In the last ten years, fat biking has taken both the cycling and snow sports industries by storm. For avid cyclists, it’s a way to extend the cycling season. For bike shops, a way to make ends meet in the winter. For some, it’s simply a quick and efficient way to commute in a ski town, and for others it’s just a new way to recreate in the winter. Designed for riding across snow, fat bike tires have twice as much tread as most mountain bike tires, ranging from 3.5 to 5 inches wide, and a tire pressure often below 10 PSI. The extra rubber on the ground maintains traction on slick terrain and lower air pressure results in flotation over the snow.
“Since 2007 it’s really exploded,” says Sterling Mudge, president of Cloud City Wheelers, a cycling club in Leadville. “Back then, you hardly ever saw them, now all the racers have a fat bike in their fleet.” What many deemed as just another “crazy cycling fad” a few years ago is now on a fast rise to the forefront of the cycling industry. More and more manufacturers are coming out with their own model and fat bike festivals and races are popping up all over the country. The growth is exponential.
The Fat Bike frenzy has the cycling community stoked, but the addition of another cross country winter activity is creating more traffic on the trails. Being a relatively new sport, there aren’t many trails maintained exclusively for fat bikes at this time. Most fat biking is done on multi-use trails, shared by snowshoers and cross-country skiers. Firm, cold conditions are ideal for fat biking and when it warms up too much the tires can disrupt the carefully groomed Nordic tracks.
In an effort to adapt to the surge in fat biking, some Nordic centers and cycling clubs have begun to groom trails specifically for bikers in an attempt to eliminate problems between recreationalists on the trail. Cloud City Wheelers grooms 8 miles of single track in Leadville, and Devil’s Thumb Ranch in Tabernash has designated 15 kilometers of their Nordic trails for bikers.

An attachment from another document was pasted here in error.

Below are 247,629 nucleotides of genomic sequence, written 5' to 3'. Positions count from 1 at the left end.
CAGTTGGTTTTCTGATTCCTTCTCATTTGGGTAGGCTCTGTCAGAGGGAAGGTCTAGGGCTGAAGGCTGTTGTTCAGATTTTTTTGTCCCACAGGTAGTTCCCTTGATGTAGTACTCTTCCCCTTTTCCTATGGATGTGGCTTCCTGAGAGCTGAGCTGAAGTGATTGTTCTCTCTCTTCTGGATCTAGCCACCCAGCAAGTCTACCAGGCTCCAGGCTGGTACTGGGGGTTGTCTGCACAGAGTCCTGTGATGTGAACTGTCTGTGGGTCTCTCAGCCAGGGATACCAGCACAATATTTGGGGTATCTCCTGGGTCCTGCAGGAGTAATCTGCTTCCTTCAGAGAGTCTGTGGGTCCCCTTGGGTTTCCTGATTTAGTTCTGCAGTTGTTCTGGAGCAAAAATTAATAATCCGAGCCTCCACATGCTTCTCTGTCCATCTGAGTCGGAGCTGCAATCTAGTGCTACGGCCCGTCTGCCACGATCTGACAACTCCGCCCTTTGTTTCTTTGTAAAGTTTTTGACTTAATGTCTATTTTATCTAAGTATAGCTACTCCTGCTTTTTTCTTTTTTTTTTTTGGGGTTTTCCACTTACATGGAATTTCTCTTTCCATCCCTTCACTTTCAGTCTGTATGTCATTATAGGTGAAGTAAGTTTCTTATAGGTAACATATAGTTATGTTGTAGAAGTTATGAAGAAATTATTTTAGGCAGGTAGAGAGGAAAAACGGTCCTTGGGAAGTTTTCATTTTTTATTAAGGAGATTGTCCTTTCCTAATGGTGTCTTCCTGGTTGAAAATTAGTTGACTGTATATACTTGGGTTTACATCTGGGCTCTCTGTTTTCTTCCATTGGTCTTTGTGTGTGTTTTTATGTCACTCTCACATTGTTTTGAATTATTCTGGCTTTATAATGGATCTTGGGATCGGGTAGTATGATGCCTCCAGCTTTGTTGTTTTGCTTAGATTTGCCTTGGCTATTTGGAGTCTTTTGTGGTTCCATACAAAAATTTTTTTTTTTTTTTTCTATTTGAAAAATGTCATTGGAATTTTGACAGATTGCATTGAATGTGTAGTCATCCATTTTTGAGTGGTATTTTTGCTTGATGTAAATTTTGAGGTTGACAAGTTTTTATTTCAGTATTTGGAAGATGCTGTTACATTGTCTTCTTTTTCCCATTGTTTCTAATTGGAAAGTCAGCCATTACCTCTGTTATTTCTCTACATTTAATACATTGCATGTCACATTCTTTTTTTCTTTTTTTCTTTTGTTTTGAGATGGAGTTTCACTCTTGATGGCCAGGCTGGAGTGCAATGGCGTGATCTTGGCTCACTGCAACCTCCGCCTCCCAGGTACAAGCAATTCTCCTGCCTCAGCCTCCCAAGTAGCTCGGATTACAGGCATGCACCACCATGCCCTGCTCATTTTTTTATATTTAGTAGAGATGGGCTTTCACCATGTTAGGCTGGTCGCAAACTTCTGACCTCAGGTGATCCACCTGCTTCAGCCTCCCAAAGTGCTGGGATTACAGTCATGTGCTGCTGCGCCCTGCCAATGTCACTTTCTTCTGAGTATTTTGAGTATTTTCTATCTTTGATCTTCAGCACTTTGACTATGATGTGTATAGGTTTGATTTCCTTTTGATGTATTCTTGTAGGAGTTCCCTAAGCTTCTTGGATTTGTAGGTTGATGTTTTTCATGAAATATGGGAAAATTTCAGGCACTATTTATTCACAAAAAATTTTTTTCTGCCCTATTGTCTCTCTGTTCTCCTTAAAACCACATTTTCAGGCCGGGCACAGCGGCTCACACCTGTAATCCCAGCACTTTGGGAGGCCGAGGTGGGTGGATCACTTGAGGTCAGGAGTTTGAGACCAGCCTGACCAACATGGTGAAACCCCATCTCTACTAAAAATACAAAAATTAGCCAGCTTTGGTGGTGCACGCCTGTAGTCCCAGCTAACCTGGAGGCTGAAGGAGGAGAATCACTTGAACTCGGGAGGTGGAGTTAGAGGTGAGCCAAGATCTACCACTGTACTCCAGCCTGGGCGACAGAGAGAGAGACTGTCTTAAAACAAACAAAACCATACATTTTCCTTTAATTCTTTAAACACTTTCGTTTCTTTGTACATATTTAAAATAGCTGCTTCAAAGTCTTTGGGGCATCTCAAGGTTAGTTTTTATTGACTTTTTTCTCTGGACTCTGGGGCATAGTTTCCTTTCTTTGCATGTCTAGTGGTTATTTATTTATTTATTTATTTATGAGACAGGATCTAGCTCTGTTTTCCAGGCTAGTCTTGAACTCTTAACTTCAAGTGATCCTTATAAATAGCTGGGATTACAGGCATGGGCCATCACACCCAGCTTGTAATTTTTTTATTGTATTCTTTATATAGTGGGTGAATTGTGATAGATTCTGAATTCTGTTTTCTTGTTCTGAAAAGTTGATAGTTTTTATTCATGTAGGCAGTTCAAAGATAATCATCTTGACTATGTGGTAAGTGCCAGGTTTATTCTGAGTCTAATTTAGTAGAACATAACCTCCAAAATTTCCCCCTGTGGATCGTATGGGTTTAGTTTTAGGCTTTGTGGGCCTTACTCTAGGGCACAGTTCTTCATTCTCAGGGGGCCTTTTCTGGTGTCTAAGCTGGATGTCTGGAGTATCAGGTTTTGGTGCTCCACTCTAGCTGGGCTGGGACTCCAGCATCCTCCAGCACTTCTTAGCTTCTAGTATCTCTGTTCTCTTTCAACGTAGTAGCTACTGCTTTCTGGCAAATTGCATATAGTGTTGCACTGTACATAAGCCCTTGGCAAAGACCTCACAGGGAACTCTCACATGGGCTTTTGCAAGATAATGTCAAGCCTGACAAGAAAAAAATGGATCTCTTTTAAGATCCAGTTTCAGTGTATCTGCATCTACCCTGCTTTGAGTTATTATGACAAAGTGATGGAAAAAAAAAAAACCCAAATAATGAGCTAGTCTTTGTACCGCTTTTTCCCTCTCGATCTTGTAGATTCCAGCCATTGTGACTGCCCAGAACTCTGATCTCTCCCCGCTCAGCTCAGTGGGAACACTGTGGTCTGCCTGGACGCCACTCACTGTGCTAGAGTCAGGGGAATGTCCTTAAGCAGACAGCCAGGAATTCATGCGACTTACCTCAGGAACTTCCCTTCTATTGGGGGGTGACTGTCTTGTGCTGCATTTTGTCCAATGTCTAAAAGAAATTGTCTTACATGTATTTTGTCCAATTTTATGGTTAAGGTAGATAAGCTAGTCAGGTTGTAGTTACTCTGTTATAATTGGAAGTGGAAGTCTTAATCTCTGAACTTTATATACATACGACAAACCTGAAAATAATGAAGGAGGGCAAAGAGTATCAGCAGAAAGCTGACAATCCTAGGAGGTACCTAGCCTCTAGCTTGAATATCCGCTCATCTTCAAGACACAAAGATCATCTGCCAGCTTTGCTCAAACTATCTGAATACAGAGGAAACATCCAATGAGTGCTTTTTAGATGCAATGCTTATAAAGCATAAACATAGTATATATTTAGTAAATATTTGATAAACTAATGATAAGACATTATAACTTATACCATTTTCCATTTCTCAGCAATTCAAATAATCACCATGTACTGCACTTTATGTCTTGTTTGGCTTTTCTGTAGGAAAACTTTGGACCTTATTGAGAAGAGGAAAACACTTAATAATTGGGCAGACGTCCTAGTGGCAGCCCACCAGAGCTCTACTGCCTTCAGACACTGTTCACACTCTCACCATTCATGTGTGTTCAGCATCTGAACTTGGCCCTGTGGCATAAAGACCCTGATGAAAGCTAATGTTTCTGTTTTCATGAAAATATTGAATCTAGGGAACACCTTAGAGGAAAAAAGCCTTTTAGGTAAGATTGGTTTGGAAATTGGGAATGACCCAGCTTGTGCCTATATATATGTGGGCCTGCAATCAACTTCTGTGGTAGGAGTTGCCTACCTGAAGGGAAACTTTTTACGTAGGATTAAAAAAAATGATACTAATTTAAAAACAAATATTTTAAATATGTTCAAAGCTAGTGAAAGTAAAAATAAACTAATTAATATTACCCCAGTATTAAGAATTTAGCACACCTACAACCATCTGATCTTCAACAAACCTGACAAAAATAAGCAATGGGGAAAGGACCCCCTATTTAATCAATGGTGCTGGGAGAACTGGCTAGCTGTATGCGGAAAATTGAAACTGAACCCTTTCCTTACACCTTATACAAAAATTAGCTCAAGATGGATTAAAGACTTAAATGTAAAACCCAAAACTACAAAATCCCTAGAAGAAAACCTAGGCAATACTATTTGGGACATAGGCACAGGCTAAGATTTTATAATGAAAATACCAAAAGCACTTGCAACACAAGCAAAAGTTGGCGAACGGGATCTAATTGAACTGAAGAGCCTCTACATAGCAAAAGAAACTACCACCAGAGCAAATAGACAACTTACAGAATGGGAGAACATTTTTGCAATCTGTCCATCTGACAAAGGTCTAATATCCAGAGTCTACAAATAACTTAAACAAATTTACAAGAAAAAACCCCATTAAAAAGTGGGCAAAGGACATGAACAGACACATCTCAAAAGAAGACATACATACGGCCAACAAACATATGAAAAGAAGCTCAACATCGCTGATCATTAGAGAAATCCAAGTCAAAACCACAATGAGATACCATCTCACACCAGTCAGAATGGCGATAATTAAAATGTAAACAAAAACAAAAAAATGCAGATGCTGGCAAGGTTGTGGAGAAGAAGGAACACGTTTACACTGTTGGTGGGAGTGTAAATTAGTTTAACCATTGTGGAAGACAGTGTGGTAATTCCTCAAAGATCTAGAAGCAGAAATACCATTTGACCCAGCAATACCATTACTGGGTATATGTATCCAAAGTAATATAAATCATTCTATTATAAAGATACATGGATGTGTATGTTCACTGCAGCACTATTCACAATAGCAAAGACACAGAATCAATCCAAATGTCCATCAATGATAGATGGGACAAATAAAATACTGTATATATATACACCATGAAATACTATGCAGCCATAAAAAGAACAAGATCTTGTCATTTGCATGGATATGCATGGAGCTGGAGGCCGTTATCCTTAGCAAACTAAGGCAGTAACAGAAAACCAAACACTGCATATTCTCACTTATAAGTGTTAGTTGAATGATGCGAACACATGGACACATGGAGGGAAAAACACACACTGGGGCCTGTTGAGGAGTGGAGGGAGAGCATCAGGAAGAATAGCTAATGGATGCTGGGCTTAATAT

While bike-specific trails have helped alleviate tension in certain areas, the land available for winter biking is limited. As of right now, bikes are only allowed on Forest Service land during the summer season, from May 21 through November 22. Approved in 2011, the Travel Management Plan for the White River National Forest prohibits the use of all mechanized and motor vehicles on trails in the winter. This eliminates a large portion of trails for bikers, pushing them onto overcrowded Nordic trails. “When the Forest approved our travel plan in 2011, fat biking wasn’t that popular, so it hadn’t been taken into account. As it’s grown so much, things have changed and we’re reevaluating” explains Kay Hopkins, recreation planner for White River National Forest.
The International Mountain Bicycling Association (IMBA) has been working with the National Forest to propose a list of routes to be considered for winter fat bike use on Forest Service land. The proposal aims to open up a huge amount of land for bikers in the winter season. “Processes like these involving so many different parties can take a while,” says Hopkins, “but I’m confident we’ll land in a place that will work for everyone.”
To encourage proper etiquette on the busy trails, IMBA recently released a list of best practices for winter fat biking — which highlights courtesies such as staying out of classic tracks for skiers and yielding to other trail users. Even with more trail space for fat biking, it’s inevitable that multi-use winter trails will still see a lot of overlap between skiers, bikers and snowshoers. “There are always growing pains figuring out how to deal with something new,” says a representative at Devils Thumb Ranch. “I would say for the most part it’s pretty smoothed over as people learn how to use the bikes correctly.”
It’s been a long road to thoughtfully introduce fat biking to the winter sports community, but there’s no denying it: the sport is here to stay.